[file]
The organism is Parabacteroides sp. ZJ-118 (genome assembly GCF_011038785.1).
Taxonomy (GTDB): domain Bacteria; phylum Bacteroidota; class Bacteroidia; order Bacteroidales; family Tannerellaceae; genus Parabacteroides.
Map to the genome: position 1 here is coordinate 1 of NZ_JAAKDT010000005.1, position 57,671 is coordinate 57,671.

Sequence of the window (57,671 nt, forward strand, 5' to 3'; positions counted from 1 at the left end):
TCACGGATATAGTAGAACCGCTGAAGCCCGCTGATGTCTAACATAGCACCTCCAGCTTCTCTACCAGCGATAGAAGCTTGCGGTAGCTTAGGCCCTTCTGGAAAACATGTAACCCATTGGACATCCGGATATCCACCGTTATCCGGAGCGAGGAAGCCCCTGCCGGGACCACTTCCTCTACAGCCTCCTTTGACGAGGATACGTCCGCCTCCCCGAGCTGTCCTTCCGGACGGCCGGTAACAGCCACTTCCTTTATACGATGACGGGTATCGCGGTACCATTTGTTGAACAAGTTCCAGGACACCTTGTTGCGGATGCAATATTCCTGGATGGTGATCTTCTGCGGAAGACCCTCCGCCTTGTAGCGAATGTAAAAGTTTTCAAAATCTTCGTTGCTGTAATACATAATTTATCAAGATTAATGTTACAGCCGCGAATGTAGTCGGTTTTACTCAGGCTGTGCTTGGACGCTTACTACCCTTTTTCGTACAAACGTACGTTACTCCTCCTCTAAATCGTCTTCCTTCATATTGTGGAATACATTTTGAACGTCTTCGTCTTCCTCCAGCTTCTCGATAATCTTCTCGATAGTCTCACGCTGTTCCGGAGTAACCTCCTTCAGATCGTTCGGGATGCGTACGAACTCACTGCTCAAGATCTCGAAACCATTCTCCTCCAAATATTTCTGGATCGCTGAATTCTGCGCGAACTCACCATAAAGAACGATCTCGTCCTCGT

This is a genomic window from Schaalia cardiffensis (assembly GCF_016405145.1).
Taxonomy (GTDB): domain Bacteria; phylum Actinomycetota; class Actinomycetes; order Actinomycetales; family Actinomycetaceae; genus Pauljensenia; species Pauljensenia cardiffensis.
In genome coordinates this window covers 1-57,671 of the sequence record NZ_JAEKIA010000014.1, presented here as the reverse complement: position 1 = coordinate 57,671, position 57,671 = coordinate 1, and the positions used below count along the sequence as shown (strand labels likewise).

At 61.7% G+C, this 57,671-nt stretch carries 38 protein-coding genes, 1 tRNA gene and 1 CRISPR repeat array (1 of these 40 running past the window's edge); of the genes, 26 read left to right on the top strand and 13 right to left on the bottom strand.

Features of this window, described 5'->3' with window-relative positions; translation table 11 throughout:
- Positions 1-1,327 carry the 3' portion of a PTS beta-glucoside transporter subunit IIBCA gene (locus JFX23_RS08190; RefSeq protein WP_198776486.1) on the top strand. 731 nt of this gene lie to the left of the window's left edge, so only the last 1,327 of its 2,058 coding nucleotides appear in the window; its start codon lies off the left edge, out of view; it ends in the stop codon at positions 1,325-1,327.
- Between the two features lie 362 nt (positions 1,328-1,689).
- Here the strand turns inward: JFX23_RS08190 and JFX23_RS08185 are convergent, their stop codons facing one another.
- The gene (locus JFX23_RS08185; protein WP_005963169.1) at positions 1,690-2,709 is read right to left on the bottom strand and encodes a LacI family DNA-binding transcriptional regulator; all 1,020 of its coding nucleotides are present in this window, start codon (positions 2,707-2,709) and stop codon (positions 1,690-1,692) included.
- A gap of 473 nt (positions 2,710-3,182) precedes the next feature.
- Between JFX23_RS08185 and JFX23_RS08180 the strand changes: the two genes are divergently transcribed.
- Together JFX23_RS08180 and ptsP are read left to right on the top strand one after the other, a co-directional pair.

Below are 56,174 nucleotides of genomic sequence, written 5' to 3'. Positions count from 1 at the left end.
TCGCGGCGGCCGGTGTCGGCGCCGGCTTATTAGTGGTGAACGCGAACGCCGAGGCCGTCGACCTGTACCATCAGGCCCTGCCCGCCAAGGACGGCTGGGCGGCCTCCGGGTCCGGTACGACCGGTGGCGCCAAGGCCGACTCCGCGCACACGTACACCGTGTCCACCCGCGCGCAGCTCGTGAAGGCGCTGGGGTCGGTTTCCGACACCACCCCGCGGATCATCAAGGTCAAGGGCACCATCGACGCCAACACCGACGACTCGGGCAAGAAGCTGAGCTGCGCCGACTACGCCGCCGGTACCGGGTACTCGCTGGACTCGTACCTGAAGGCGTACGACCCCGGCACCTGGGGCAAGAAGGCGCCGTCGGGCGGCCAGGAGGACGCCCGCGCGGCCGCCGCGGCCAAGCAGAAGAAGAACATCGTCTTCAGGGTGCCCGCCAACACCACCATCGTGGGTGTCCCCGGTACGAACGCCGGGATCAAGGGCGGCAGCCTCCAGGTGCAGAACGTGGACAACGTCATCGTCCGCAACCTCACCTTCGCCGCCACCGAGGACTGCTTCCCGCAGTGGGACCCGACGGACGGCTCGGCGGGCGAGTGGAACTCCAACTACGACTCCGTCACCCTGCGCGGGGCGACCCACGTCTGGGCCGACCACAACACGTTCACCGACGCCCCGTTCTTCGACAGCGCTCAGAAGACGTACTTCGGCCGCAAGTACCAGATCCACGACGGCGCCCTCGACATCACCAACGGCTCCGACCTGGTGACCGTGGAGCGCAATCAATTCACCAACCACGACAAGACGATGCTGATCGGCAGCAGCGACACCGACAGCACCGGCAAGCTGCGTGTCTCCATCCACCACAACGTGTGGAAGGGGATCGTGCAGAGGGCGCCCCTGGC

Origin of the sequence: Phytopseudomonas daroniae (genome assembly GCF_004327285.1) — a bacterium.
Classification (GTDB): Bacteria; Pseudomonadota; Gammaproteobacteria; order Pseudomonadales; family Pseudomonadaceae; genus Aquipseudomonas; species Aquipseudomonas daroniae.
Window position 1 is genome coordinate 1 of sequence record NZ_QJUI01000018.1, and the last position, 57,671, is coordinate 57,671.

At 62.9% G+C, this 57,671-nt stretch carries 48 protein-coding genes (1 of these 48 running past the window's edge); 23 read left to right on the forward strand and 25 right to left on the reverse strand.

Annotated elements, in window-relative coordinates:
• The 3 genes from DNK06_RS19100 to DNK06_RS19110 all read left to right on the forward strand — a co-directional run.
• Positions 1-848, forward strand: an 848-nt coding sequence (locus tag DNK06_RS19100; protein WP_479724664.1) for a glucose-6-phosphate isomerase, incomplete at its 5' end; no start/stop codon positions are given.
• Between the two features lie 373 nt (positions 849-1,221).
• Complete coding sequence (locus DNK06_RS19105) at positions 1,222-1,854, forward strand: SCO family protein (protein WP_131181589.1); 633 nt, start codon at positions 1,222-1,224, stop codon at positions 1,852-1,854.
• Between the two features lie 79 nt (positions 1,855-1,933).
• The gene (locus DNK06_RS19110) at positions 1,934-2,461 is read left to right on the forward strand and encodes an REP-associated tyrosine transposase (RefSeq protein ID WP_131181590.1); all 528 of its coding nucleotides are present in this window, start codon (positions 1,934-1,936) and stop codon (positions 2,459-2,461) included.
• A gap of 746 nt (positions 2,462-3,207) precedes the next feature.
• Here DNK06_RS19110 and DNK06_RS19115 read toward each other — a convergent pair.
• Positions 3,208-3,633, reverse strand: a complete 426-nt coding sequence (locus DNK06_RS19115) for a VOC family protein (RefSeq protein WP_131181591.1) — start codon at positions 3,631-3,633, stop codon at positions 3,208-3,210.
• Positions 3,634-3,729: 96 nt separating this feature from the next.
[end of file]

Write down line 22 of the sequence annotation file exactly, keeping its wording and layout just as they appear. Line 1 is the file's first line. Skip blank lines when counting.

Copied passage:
Window position 1 is genome coordinate 1 of sequence record NZ_QJUI01000018.1, and the last position, 57,671, is coordinate 57,671.